Last week, a Dutch newspaper reported that a company called Genicap believes that No Man’s Sky‘s procedurally-generated world might be powered by its patented superformula, causing fans to become worried. Hello Games’ Sean Murray has now taken to Twitter to respond to those rumors, denying that the game uses the formula or infringes on any patent.
“No Man’s Sky doesn’t actually use this ‘superformula’ thing or infringe a patent. This is a non-story… everybody chill,” he wrote. “I wish Johan Gielis, the author, all the best in future. We’re going to meet and chat maths once the game is out.”
As previously mentioned, Gielis himself didn’t want to cause any trouble for the developer and seemed excited about No Man’s Sky. However, an interview published by The New Yorker where Murray mentioned the superformula made people wonder about its implications. Turns out, Hello Games didn’t actually use the formula so all is well. The uncertainty of whether it was used or not is probably also why Genicap didn’t pursue anything legally. It seems that the story was blown out of proportion by Telegraaf.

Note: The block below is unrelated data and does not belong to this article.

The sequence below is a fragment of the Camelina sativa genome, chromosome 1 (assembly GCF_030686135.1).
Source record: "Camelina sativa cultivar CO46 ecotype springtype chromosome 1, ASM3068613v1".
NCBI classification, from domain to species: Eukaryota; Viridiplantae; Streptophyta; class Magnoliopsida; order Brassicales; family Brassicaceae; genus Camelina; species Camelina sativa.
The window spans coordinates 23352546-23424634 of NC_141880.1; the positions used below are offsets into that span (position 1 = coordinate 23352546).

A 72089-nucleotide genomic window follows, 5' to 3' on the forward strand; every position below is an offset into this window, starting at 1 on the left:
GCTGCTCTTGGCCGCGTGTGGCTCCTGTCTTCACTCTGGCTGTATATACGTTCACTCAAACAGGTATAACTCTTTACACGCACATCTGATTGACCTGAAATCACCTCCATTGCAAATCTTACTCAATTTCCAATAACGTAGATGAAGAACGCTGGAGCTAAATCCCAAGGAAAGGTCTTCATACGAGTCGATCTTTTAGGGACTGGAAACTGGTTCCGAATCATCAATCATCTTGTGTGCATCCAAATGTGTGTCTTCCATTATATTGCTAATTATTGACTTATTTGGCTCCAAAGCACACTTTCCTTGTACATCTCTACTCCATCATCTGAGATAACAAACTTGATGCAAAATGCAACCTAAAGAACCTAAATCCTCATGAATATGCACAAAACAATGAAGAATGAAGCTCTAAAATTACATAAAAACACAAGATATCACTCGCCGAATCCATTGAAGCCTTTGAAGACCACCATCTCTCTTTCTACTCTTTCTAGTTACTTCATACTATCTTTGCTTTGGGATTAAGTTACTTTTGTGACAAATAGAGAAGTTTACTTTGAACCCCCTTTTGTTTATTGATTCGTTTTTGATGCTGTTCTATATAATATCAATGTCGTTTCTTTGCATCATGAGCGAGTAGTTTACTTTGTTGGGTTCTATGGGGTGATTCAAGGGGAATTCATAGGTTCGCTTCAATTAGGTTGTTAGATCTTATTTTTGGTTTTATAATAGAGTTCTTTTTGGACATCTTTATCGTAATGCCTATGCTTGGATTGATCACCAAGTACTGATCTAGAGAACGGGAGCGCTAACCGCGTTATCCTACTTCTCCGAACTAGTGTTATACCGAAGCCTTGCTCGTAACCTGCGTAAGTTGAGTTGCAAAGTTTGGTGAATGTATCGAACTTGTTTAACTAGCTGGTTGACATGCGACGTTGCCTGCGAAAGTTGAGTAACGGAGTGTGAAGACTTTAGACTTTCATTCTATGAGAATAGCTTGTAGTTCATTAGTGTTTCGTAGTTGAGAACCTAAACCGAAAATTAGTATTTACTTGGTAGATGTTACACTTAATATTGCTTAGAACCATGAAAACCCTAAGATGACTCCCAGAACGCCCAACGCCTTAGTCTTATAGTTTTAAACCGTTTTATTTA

In other news, Murray revealed a list of languages that No Man’s Sky will support, which you can find below.
Latin American Spanish
No Man’s Sky is out for the PlayStation 4 on August 9.
[Source: Sean Murray (Twitter)]